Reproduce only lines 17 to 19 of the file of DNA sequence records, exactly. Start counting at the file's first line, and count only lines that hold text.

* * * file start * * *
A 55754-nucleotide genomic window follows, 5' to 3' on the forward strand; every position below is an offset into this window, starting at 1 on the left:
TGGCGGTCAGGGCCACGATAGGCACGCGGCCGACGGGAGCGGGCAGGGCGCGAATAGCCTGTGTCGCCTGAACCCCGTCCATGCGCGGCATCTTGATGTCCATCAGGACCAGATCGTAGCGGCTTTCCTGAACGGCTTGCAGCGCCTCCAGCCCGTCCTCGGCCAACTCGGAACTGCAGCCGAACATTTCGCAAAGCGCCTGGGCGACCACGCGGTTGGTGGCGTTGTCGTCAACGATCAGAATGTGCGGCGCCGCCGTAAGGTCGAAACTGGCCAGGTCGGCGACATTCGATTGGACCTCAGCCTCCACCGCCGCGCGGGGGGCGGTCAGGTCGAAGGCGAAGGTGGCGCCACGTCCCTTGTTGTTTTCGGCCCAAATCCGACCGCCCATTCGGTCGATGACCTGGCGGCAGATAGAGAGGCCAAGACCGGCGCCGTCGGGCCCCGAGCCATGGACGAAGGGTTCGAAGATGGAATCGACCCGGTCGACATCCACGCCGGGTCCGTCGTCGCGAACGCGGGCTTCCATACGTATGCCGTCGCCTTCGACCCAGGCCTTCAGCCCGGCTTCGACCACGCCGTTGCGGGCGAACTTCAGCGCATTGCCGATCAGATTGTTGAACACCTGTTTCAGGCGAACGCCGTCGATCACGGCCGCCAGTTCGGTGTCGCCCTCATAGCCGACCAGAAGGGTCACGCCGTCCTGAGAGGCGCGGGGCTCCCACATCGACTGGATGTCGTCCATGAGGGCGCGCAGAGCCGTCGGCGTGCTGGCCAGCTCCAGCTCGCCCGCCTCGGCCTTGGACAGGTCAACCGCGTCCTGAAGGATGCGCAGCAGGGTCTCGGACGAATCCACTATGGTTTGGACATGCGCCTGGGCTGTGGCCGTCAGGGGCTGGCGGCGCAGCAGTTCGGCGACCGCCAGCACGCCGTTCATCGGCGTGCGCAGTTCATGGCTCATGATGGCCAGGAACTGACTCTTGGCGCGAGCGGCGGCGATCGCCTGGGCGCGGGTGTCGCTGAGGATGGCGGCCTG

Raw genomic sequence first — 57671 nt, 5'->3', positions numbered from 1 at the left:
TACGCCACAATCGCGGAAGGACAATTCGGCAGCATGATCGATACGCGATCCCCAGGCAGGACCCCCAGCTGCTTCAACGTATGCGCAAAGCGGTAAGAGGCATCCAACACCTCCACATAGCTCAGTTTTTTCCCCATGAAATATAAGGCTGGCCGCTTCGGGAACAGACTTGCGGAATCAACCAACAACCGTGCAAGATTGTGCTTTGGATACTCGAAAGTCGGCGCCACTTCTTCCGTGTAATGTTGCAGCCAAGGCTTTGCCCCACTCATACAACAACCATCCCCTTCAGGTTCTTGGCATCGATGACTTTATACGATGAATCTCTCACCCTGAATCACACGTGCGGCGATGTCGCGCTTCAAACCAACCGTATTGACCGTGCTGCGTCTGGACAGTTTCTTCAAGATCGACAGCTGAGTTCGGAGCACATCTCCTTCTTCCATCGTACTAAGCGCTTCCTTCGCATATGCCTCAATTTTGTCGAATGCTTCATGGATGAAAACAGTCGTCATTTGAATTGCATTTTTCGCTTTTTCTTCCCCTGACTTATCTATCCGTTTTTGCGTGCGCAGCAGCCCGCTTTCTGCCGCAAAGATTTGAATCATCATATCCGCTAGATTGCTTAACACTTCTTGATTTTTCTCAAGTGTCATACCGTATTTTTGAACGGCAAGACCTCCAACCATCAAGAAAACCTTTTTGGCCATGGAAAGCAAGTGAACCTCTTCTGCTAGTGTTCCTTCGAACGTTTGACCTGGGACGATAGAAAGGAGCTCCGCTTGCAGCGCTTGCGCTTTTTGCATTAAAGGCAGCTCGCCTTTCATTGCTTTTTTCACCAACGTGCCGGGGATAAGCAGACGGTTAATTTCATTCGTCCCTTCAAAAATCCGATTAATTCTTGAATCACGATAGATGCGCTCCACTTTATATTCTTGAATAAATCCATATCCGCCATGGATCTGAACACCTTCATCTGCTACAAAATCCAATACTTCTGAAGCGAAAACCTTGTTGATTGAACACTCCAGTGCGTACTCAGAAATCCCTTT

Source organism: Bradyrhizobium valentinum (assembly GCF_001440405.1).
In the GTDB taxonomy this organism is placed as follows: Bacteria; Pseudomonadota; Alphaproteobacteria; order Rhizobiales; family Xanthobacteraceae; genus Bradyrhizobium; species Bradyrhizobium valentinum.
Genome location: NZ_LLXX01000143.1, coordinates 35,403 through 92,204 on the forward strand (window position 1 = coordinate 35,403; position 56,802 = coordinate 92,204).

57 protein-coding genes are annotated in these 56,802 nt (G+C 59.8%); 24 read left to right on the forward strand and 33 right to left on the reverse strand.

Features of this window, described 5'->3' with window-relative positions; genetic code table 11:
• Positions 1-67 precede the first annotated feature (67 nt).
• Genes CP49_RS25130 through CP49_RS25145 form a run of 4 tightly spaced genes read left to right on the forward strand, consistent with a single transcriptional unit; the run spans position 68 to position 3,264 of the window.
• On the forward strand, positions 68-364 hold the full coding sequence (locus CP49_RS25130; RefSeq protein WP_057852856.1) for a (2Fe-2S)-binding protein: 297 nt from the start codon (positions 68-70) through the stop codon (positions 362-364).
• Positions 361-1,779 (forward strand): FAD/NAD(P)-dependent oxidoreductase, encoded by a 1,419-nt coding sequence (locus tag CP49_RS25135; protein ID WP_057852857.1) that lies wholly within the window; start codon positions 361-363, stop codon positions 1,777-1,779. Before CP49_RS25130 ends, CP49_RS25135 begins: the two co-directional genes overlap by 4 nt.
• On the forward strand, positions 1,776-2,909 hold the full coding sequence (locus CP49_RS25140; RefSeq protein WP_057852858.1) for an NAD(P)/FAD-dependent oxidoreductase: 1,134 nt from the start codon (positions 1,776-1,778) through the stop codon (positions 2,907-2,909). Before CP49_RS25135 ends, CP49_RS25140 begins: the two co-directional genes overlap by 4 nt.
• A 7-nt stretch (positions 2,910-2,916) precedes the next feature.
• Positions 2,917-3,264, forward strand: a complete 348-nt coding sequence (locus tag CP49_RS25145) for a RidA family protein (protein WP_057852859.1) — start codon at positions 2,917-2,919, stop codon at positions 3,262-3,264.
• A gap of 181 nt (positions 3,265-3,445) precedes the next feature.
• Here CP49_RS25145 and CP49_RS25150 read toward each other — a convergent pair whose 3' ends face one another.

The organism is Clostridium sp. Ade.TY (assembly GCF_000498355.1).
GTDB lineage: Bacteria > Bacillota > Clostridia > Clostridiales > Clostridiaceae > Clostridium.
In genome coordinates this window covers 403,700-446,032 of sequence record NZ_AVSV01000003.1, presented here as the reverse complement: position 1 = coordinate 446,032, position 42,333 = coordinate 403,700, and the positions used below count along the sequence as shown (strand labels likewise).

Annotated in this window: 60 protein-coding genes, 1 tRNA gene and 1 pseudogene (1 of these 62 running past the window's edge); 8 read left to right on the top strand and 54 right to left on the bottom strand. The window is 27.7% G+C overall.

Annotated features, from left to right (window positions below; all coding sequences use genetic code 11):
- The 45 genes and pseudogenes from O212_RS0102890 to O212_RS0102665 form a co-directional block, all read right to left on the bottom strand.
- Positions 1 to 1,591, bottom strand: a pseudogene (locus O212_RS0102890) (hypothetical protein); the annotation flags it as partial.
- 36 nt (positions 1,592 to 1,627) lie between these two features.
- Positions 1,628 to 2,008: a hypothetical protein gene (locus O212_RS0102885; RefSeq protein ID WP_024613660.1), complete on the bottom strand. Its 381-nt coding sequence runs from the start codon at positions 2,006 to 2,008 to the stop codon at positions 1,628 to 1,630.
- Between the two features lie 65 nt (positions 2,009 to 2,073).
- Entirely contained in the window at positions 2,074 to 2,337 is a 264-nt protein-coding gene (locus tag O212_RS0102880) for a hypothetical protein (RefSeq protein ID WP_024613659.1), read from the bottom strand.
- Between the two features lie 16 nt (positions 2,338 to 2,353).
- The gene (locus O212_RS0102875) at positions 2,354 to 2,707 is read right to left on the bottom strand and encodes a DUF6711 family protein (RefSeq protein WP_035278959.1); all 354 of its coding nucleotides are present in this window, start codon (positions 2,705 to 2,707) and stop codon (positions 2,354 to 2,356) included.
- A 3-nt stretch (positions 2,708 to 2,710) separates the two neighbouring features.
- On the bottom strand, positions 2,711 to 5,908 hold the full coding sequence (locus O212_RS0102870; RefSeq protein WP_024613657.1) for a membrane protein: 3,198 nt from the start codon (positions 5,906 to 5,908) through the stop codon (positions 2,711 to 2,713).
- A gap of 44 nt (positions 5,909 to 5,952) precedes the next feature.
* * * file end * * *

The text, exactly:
• A gap of 181 nt (positions 3,265-3,445) precedes the next feature.
• Here CP49_RS25145 and CP49_RS25150 read toward each other — a convergent pair whose 3' ends face one another.

The organism is Clostridium sp. Ade.TY (assembly GCF_000498355.1).